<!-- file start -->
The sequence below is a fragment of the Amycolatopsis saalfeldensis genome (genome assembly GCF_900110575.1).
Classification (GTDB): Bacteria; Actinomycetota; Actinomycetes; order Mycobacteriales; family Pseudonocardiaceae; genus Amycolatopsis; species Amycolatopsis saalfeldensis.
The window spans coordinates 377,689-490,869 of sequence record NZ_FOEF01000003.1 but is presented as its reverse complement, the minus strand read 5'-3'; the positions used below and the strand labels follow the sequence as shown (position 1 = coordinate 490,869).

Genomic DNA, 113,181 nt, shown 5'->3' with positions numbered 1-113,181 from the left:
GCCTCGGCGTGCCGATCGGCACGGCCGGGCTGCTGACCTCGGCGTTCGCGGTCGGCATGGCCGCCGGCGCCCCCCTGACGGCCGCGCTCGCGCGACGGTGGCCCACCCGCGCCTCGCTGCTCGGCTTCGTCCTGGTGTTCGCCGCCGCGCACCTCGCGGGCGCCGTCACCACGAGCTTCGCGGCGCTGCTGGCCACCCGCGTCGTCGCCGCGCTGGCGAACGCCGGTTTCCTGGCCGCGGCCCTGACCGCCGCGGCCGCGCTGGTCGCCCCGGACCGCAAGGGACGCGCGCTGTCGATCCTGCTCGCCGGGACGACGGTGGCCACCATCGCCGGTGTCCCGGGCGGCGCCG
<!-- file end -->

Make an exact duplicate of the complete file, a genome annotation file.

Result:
The sequence below is a fragment of the Amycolatopsis saalfeldensis genome (genome assembly GCF_900110575.1).
Classification (GTDB): Bacteria; Actinomycetota; Actinomycetes; order Mycobacteriales; family Pseudonocardiaceae; genus Amycolatopsis; species Amycolatopsis saalfeldensis.
The window spans coordinates 377,689-490,869 of sequence record NZ_FOEF01000003.1 but is presented as its reverse complement, the minus strand read 5'-3'; the positions used below and the strand labels follow the sequence as shown (position 1 = coordinate 490,869).

Genomic DNA, 113,181 nt, shown 5'->3' with positions numbered 1-113,181 from the left:
GCCTCGGCGTGCCGATCGGCACGGCCGGGCTGCTGACCTCGGCGTTCGCGGTCGGCATGGCCGCCGGCGCCCCCCTGACGGCCGCGCTCGCGCGACGGTGGCCCACCCGCGCCTCGCTGCTCGGCTTCGTCCTGGTGTTCGCCGCCGCGCACCTCGCGGGCGCCGTCACCACGAGCTTCGCGGCGCTGCTGGCCACCCGCGTCGTCGCCGCGCTGGCGAACGCCGGTTTCCTGGCCGCGGCCCTGACCGCCGCGGCCGCGCTGGTCGCCCCGGACCGCAAGGGACGCGCGCTGTCGATCCTGCTCGCCGGGACGACGGTGGCCACCATCGCCGGTGTCCCGGGCGGCGCCG